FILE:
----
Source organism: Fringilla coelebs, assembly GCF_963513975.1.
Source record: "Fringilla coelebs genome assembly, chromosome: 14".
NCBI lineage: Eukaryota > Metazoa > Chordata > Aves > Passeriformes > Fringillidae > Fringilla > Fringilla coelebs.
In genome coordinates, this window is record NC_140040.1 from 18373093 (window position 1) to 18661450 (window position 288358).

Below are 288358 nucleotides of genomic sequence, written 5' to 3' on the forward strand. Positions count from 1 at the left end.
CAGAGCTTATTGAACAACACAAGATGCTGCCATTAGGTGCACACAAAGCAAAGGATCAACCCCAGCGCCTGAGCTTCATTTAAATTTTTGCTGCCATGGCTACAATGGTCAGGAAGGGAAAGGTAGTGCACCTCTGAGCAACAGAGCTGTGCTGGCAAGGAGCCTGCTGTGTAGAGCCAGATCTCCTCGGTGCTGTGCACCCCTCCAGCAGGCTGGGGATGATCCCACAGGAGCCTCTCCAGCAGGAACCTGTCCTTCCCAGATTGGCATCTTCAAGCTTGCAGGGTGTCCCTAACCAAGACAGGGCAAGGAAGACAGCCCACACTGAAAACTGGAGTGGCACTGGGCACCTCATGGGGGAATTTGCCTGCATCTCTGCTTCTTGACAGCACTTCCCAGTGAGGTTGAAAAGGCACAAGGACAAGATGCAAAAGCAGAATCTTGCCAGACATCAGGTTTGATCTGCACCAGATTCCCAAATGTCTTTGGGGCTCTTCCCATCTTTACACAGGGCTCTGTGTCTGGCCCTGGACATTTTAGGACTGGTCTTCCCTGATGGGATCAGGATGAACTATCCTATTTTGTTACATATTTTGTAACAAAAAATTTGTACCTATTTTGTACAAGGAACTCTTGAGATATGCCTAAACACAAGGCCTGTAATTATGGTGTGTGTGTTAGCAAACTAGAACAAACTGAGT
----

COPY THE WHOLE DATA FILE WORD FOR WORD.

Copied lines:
Source organism: Fringilla coelebs, assembly GCF_963513975.1.
Source record: "Fringilla coelebs genome assembly, chromosome: 14".
NCBI lineage: Eukaryota > Metazoa > Chordata > Aves > Passeriformes > Fringillidae > Fringilla > Fringilla coelebs.
In genome coordinates, this window is record NC_140040.1 from 18373093 (window position 1) to 18661450 (window position 288358).

Below are 288358 nucleotides of genomic sequence, written 5' to 3' on the forward strand. Positions count from 1 at the left end.
CAGAGCTTATTGAACAACACAAGATGCTGCCATTAGGTGCACACAAAGCAAAGGATCAACCCCAGCGCCTGAGCTTCATTTAAATTTTTGCTGCCATGGCTACAATGGTCAGGAAGGGAAAGGTAGTGCACCTCTGAGCAACAGAGCTGTGCTGGCAAGGAGCCTGCTGTGTAGAGCCAGATCTCCTCGGTGCTGTGCACCCCTCCAGCAGGCTGGGGATGATCCCACAGGAGCCTCTCCAGCAGGAACCTGTCCTTCCCAGATTGGCATCTTCAAGCTTGCAGGGTGTCCCTAACCAAGACAGGGCAAGGAAGACAGCCCACACTGAAAACTGGAGTGGCACTGGGCACCTCATGGGGGAATTTGCCTGCATCTCTGCTTCTTGACAGCACTTCCCAGTGAGGTTGAAAAGGCACAAGGACAAGATGCAAAAGCAGAATCTTGCCAGACATCAGGTTTGATCTGCACCAGATTCCCAAATGTCTTTGGGGCTCTTCCCATCTTTACACAGGGCTCTGTGTCTGGCCCTGGACATTTTAGGACTGGTCTTCCCTGATGGGATCAGGATGAACTATCCTATTTTGTTACATATTTTGTAACAAAAAATTTGTACCTATTTTGTACAAGGAACTCTTGAGATATGCCTAAACACAAGGCCTGTAATTATGGTGTGTGTGTTAGCAAACTAGAACAAACTGAGT